Wednesday, April 25, 2018
4:00pm – 5:00pm
MacMillan Reading Room at the John Carter Brown Library
On May 30, 1683, thirteen buccaneer vessels led by Dutch and French captains set sail from the Mexican port of Veracruz for Jamaica, South Carolina and Saint-Domingue. On that very day, the Spanish flota, although perfectly positioned to intercept the pirates, simply let them pass. The merchandise and passengers aboard the Spanish vessels were (apparently) too valuable to risk in a naval battle. Tragically, 1,500 captives of African descent, recently kidnapped, were also aboard the pirate ships. As the able-bodied Afro-Veracruzano population set off to an uncertain fate in the French and English Atlantic, the true dimensions of the raid began to sink in. The raiders destroyed the familial networks that bound Black Veracruz. From an economic perspective, the port’s laborers (food vendors, innkeepers, domestic workers, etc.) were gone. This talk will focus on the paradoxical efforts to revitalize Veracruz through the Dutch-led slave trade in the years after 1683.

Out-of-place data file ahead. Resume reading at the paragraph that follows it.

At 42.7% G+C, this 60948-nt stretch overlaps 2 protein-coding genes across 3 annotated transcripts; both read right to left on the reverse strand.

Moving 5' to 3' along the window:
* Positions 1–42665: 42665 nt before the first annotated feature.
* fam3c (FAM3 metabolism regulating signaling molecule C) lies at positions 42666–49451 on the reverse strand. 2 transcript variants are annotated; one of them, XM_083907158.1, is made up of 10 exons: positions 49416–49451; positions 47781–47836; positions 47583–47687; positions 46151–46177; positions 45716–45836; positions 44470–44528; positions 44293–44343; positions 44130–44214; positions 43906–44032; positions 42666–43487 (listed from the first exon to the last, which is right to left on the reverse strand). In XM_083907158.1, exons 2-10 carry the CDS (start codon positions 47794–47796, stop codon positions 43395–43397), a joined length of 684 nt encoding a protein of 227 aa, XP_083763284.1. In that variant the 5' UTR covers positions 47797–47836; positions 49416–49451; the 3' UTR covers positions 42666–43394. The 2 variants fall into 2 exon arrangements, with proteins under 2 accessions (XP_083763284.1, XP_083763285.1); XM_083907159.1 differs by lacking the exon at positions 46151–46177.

The John Carter Brown Library